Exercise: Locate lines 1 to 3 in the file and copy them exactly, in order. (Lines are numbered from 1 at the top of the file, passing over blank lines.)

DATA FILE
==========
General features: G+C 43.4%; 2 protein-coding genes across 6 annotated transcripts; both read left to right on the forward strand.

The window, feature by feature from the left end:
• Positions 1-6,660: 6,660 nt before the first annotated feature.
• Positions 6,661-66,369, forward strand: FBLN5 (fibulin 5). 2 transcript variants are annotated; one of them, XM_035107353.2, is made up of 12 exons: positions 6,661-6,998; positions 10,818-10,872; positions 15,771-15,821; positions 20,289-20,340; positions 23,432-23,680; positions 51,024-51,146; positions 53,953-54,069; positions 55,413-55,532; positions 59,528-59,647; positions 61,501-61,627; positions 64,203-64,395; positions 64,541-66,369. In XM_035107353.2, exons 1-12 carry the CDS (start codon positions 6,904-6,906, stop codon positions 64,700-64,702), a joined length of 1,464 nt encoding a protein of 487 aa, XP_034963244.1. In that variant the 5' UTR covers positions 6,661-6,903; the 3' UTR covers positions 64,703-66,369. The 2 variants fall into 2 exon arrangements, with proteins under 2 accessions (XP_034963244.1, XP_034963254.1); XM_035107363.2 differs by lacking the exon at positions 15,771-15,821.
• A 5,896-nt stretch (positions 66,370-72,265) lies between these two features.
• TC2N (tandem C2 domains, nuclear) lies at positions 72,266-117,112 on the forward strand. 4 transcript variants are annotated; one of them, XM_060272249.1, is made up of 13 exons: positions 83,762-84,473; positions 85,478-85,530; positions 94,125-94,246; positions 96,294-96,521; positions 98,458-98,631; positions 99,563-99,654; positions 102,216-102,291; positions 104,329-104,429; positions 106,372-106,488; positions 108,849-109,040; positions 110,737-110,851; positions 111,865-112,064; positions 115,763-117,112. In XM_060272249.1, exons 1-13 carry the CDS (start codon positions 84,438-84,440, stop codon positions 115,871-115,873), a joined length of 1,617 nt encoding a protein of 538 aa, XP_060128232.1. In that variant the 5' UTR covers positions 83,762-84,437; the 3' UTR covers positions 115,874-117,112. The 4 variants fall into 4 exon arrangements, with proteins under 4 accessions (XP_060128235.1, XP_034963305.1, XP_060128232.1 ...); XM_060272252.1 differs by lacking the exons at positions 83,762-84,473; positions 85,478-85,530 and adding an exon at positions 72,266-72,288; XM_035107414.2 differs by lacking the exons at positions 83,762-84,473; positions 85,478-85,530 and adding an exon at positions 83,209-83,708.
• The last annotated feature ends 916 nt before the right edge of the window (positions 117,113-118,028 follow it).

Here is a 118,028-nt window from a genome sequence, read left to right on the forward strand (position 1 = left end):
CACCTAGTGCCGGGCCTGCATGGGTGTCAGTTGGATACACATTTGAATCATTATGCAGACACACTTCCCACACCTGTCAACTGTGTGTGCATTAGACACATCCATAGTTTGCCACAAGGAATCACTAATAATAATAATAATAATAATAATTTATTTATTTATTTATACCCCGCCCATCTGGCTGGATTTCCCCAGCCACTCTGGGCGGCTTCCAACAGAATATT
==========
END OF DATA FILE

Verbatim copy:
General features: G+C 43.4%; 2 protein-coding genes across 6 annotated transcripts; both read left to right on the forward strand.

The window, feature by feature from the left end:
• Positions 1-6,660: 6,660 nt before the first annotated feature.